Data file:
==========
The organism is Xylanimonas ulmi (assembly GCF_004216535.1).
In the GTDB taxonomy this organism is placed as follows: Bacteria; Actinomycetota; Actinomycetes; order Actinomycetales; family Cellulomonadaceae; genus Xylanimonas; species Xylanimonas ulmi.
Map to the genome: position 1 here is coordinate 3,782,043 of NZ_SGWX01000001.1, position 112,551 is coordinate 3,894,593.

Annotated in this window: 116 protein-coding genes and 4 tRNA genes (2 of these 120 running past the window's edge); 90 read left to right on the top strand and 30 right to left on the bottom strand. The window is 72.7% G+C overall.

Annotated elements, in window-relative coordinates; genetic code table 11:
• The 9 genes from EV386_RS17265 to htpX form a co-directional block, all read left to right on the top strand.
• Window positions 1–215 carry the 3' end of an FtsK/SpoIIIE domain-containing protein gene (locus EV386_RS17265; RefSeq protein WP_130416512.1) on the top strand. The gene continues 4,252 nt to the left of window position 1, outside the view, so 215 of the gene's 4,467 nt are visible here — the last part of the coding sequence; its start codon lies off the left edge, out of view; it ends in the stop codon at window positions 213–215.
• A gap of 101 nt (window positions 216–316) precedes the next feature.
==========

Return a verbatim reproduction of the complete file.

The organism is Xylanimonas ulmi (assembly GCF_004216535.1).
In the GTDB taxonomy this organism is placed as follows: Bacteria; Actinomycetota; Actinomycetes; order Actinomycetales; family Cellulomonadaceae; genus Xylanimonas; species Xylanimonas ulmi.
Map to the genome: position 1 here is coordinate 3,782,043 of NZ_SGWX01000001.1, position 112,551 is coordinate 3,894,593.

Annotated in this window: 116 protein-coding genes and 4 tRNA genes (2 of these 120 running past the window's edge); 90 read left to right on the top strand and 30 right to left on the bottom strand. The window is 72.7% G+C overall.

Annotated elements, in window-relative coordinates; genetic code table 11:
• The 9 genes from EV386_RS17265 to htpX form a co-directional block, all read left to right on the top strand.
• Window positions 1–215 carry the 3' end of an FtsK/SpoIIIE domain-containing protein gene (locus EV386_RS17265; RefSeq protein WP_130416512.1) on the top strand. The gene continues 4,252 nt to the left of window position 1, outside the view, so 215 of the gene's 4,467 nt are visible here — the last part of the coding sequence; its start codon lies off the left edge, out of view; it ends in the stop codon at window positions 213–215.
• A gap of 101 nt (window positions 216–316) precedes the next feature.